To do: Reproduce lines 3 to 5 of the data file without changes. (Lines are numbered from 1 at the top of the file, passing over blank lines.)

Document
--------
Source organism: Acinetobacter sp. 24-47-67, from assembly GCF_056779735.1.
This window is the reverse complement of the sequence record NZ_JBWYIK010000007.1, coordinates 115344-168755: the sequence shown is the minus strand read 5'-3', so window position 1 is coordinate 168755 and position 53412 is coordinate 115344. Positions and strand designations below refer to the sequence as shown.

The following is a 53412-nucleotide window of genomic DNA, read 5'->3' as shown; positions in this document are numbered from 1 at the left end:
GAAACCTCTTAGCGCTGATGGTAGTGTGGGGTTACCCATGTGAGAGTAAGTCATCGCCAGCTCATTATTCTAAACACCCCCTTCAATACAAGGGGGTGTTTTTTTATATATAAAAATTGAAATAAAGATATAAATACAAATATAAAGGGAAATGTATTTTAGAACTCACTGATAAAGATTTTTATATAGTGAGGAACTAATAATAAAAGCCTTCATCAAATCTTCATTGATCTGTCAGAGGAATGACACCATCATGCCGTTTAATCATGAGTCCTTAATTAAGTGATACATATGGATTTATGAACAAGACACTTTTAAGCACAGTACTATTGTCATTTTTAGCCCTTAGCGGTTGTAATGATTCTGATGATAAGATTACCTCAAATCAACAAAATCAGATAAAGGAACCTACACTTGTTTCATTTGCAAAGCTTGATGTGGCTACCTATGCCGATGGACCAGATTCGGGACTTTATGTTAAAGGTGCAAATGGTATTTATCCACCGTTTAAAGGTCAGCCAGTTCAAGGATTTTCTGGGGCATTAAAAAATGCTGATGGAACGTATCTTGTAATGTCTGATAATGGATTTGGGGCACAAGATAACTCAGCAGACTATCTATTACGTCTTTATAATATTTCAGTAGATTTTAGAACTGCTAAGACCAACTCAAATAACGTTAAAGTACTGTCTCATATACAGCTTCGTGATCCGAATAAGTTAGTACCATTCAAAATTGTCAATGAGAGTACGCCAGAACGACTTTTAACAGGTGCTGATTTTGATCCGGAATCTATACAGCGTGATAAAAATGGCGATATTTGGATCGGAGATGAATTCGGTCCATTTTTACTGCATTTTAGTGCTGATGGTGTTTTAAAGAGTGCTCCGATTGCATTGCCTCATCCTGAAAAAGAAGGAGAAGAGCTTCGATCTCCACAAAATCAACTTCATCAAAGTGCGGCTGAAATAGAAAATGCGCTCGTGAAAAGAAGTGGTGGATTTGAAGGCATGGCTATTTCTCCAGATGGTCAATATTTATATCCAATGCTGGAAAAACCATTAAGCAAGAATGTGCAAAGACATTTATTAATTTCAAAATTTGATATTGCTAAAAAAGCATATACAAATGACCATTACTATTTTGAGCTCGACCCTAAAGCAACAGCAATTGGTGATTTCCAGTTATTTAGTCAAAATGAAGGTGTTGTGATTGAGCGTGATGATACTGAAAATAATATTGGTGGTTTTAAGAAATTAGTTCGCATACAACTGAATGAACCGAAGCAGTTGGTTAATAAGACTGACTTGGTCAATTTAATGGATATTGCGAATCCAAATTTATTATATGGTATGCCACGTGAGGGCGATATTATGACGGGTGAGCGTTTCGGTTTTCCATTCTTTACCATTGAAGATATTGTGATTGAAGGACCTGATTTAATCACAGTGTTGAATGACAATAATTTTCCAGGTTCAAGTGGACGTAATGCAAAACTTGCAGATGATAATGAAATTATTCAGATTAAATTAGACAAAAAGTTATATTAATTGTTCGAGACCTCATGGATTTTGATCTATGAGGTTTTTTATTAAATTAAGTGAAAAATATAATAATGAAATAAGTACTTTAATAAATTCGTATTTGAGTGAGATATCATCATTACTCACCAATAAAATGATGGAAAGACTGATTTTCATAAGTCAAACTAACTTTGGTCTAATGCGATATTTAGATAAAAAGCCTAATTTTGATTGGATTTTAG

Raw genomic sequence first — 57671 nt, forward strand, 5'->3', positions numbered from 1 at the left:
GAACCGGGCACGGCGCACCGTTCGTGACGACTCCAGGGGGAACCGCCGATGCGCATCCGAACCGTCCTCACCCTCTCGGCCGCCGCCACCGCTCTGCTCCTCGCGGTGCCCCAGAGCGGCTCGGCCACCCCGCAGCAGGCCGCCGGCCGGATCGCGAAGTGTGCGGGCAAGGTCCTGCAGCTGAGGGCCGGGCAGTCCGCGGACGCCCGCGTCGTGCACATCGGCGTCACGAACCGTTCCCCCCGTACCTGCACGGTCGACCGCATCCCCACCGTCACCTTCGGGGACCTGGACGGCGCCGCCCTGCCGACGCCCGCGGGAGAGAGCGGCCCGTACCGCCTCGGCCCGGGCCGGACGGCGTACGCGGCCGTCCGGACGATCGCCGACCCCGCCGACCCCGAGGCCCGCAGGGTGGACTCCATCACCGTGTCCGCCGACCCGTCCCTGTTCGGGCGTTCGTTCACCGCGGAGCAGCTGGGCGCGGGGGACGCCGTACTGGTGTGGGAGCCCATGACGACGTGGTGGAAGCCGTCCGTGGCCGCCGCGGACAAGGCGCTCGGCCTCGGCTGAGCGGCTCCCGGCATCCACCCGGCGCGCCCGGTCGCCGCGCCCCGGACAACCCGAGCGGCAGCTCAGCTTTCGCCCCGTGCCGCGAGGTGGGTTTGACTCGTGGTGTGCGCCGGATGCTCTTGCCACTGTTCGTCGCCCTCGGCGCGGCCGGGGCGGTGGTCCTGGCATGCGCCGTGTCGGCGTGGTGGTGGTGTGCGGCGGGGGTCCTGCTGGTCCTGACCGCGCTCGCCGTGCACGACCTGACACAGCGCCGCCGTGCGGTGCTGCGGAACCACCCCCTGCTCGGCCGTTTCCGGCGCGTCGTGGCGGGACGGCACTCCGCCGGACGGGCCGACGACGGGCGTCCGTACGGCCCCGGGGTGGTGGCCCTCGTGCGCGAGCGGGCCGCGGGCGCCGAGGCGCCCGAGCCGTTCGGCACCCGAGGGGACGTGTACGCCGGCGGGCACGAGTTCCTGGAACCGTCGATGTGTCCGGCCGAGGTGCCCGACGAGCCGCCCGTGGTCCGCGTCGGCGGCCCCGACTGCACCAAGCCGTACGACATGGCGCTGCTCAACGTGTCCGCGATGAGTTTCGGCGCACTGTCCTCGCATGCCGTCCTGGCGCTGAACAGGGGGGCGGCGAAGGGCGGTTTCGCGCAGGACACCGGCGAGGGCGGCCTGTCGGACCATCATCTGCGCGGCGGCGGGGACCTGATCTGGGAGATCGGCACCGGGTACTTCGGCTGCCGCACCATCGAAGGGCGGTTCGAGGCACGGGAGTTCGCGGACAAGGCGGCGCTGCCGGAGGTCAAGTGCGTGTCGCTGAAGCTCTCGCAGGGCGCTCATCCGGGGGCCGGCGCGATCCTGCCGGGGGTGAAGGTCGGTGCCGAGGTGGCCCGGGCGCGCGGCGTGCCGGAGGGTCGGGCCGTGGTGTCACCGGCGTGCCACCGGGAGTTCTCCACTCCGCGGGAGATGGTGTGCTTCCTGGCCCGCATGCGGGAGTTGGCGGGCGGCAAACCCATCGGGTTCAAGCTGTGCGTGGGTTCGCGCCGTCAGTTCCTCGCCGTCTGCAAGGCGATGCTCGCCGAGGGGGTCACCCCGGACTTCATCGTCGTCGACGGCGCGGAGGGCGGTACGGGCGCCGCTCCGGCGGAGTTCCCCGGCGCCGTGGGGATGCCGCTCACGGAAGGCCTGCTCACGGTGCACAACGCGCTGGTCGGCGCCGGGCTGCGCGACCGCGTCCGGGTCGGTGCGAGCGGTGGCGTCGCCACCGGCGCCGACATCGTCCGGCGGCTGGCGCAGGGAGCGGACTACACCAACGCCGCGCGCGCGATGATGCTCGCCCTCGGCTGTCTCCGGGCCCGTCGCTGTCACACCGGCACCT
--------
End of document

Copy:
The following is a 53412-nucleotide window of genomic DNA, read 5'->3' as shown; positions in this document are numbered from 1 at the left end:
GAAACCTCTTAGCGCTGATGGTAGTGTGGGGTTACCCATGTGAGAGTAAGTCATCGCCAGCTCATTATTCTAAACACCCCCTTCAATACAAGGGGGTGTTTTTTTATATATAAAAATTGAAATAAAGATATAAATACAAATATAAAGGGAAATGTATTTTAGAACTCACTGATAAAGATTTTTATATAGTGAGGAACTAATAATAAAAGCCTTCATCAAATCTTCATTGATCTGTCAGAGGAATGACACCATCATGCCGTTTAATCATGAGTCCTTAATTAAGTGATACATATGGATTTATGAACAAGACACTTTTAAGCACAGTACTATTGTCATTTTTAGCCCTTAGCGGTTGTAATGATTCTGATGATAAGATTACCTCAAATCAACAAAATCAGATAAAGGAACCTACACTTGTTTCATTTGCAAAGCTTGATGTGGCTACCTATGCCGATGGACCAGATTCGGGACTTTATGTTAAAGGTGCAAATGGTATTTATCCACCGTTTAAAGGTCAGCCAGTTCAAGGATTTTCTGGGGCATTAAAAAATGCTGATGGAACGTATCTTGTAATGTCTGATAATGGATTTGGGGCACAAGATAACTCAGCAGACTATCTATTACGTCTTTATAATATTTCAGTAGATTTTAGAACTGCTAAGACCAACTCAAATAACGTTAAAGTACTGTCTCATATACAGCTTCGTGATCCGAATAAGTTAGTACCATTCAAAATTGTCAATGAGAGTACGCCAGAACGACTTTTAACAGGTGCTGATTTTGATCCGGAATCTATACAGCGTGATAAAAATGGCGATATTTGGATCGGAGATGAATTCGGTCCATTTTTACTGCATTTTAGTGCTGATGGTGTTTTAAAGAGTGCTCCGATTGCATTGCCTCATCCTGAAAAAGAAGGAGAAGAGCTTCGATCTCCACAAAATCAACTTCATCAAAGTGCGGCTGAAATAGAAAATGCGCTCGTGAAAAGAAGTGGTGGATTTGAAGGCATGGCTATTTCTCCAGATGGTCAATATTTATATCCAATGCTGGAAAAACCATTAAGCAAGAATGTGCAAAGACATTTATTAATTTCAAAATTTGATATTGCTAAAAAAGCATATACAAATGACCATTACTATTTTGAGCTCGACCCTAAAGCAACAGCAATTGGTGATTTCCAGTTATTTAGTCAAAATGAAGGTGTTGTGATTGAGCGTGATGATACTGAAAATAATATTGGTGGTTTTAAGAAATTAGTTCGCATACAACTGAATGAACCGAAGCAGTTGGTTAATAAGACTGACTTGGTCAATTTAATGGATATTGCGAATCCAAATTTATTATATGGTATGCCACGTGAGGGCGATATTATGACGGGTGAGCGTTTCGGTTTTCCATTCTTTACCATTGAAGATATTGTGATTGAAGGACCTGATTTAATCACAGTGTTGAATGACAATAATTTTCCAGGTTCAAGTGGACGTAATGCAAAACTTGCAGATGATAATGAAATTATTCAGATTAAATTAGACAAAAAGTTATATTAATTGTTCGAGACCTCATGGATTTTGATCTATGAGGTTTTTTATTAAATTAAGTGAAAAATATAATAATGAAATAAGTACTTTAATAAATTCGTATTTGAGTGAGATATCATCATTACTCACCAATAAAATGATGGAAAGACTGATTTTCATAAGTCAAACTAACTTTGGTCTAATGCGATATTTAGATAAAAAGCCTAATTTTGATTGGATTTTAG

Raw genomic sequence first — 57671 nt, forward strand, 5'->3', positions numbered from 1 at the left: